If Russia ever decides it needs a new tourism board, the last person it’ll call up will be Andrey Zvyagintsev. With Leviathan and now Loveless, his recent output has made Putin’s nation seem less like a functioning country than the place from which the end of the world will emanate outwards. Apocalypses, whether of the familial or the Mayan kind, loom large in every scene of Loveless, a powerful and politically charged story of children receiving the punishments that their parents have earned. Ice cold to a fault, but still compelling and distressing, it’s a call to arms to all the parents and elders of Russia to finally render their country habitable for its youth.
At the centre of Loveless is the missing child of a truly reprehensible couple in the midst of a divorce. After bearing tear-stained witness to a vicious row between his mother Zhenya (Maryana Spivak) and father Boris (Aleksey Ronin), 12 year old Alyosha (Matvey Novikov) runs away, vanishing into the woods past the city limits. The frankly presented image of Alyosha’s grief during his parents’ fights is one of the most starkly horrible images of the year, absolutely devastating in its raw reality, illustrating how a parent’s rage is warped into a child’s trauma.
Alyosha’s disappearance should by all rights have his parents putting aside their differences, at least temporarily, to make the search as effective as possible. Instead, their vile selfishness has them continuing with their useless recriminations against one another and self-pity in the arms of their new lovers. Zhenya and Boris actually eventually become too hateful, diminishing the impact their grief or fear might have, as Boris’s unforgivable cowardice and Zhenya’s wretchedly vain self-righteousness have you rooting for their lives to crumble – you just wish desperately that it wasn’t at poor Alyosha’s expense.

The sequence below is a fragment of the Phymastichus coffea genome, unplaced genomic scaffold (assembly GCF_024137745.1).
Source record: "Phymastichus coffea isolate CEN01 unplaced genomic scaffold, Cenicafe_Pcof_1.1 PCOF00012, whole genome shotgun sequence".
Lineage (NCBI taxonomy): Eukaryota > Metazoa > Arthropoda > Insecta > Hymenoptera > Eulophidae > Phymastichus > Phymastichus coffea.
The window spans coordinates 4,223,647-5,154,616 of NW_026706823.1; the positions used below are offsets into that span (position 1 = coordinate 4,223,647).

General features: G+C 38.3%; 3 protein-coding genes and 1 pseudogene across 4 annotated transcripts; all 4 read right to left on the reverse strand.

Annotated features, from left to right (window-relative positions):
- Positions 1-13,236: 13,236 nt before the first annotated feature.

Zvyagintsev and co-writer Oleg Negin build up a palpable sense of dread as a resourceful volunteer army (the only adults in the film who come off at all well) hunts for Alyosha. Though there are some cathartic moments, notably the group’s leader calling Zhenya and Boris out for being such shits, most of the time is spent tightening the noose around Alyosha’s possible fate as the investigation reaches dead end after dead end. Time for humour is found too, with a profoundly unhelpful visit to Zhenya’s mother’s house funny despite the rampant nastiness of everyone involved, but for the most part Loveless is suitably austere.
Spivak and Ronin are exceedingly good in very difficult roles, even if it remains impossible to really empathise with either of them. It’s a problem that Loveless overcomes with the strength of its central story, but for a full impact, it could have done with having some saving grace for either of its leads. They resolutely learn nothing from their experiences, and though the indignant fury this creates in the audience may well be Zvyagintsev’s exact point, one he puts forward with ruthless efficacy, it makes for a very tough watch.